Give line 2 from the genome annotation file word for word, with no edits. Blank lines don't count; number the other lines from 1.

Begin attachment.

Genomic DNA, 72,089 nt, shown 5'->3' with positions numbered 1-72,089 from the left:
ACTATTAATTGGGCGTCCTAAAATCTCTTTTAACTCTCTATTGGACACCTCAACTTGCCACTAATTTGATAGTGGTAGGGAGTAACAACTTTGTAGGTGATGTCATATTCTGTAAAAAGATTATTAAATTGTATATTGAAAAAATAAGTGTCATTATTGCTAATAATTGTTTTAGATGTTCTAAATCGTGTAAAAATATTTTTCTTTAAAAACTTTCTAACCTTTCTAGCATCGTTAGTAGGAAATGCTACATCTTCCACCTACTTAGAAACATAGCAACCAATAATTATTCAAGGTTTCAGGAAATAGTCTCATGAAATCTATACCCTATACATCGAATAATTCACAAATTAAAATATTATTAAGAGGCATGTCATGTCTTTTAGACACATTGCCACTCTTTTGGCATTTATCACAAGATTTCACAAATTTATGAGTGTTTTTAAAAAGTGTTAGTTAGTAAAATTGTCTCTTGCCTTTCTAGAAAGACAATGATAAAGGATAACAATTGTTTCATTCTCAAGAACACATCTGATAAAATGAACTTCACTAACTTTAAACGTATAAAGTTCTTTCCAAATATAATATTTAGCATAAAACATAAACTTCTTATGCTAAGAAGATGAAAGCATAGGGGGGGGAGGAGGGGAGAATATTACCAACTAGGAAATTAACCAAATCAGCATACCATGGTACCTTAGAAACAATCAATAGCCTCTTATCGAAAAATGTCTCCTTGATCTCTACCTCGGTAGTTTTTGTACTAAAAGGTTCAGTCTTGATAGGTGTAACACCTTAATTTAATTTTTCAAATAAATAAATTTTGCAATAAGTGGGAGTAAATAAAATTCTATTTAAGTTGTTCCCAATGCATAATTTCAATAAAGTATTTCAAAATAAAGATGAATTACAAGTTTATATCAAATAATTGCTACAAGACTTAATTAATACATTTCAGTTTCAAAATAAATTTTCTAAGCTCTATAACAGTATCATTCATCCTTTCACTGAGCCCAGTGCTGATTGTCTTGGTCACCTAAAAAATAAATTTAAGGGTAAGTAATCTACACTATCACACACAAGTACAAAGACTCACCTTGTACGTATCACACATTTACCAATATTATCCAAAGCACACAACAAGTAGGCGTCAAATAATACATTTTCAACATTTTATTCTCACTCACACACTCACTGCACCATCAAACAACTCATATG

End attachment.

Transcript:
ACTATTAATTGGGCGTCCTAAAATCTCTTTTAACTCTCTATTGGACACCTCAACTTGCCACTAATTTGATAGTGGTAGGGAGTAACAACTTTGTAGGTGATGTCATATTCTGTAAAAAGATTATTAAATTGTATATTGAAAAAATAAGTGTCATTATTGCTAATAATTGTTTTAGATGTTCTAAATCGTGTAAAAATATTTTTCTTTAAAAACTTTCTAACCTTTCTAGCATCGTTAGTAGGAAATGCTACATCTTCCACCTACTTAGAAACATAGCAACCAATAATTATTCAAGGTTTCAGGAAATAGTCTCATGAAATCTATACCCTATACATCGAATAATTCACAAATTAAAATATTATTAAGAGGCATGTCATGTCTTTTAGACACATTGCCACTCTTTTGGCATTTATCACAAGATTTCACAAATTTATGAGTGTTTTTAAAAAGTGTTAGTTAGTAAAATTGTCTCTTGCCTTTCTAGAAAGACAATGATAAAGGATAACAATTGTTTCATTCTCAAGAACACATCTGATAAAATGAACTTCACTAACTTTAAACGTATAAAGTTCTTTCCAAATATAATATTTAGCATAAAACATAAACTTCTTATGCTAAGAAGATGAAAGCATAGGGGGGGGAGGAGGGGAGAATATTACCAACTAGGAAATTAACCAAATCAGCATACCATGGTACCTTAGAAACAATCAATAGCCTCTTATCGAAAAATGTCTCCTTGATCTCTACCTCGGTAGTTTTTGTACTAAAAGGTTCAGTCTTGATAGGTGTAACACCTTAATTTAATTTTTCAAATAAATAAATTTTGCAATAAGTGGGAGTAAATAAAATTCTATTTAAGTTGTTCCCAATGCATAATTTCAATAAAGTATTTCAAAATAAAGATGAATTACAAGTTTATATCAAATAATTGCTACAAGACTTAATTAATACATTTCAGTTTCAAAATAAATTTTCTAAGCTCTATAACAGTATCATTCATCCTTTCACTGAGCCCAGTGCTGATTGTCTTGGTCACCTAAAAAATAAATTTAAGGGTAAGTAATCTACACTATCACACACAAGTACAAAGACTCACCTTGTACGTATCACACATTTACCAATATTATCCAAAGCACACAACAAGTAGGCGTCAAATAATACATTTTCAACATTTTATTCTCACTCACACACTCACTGCACCATCAAACAACTCATATG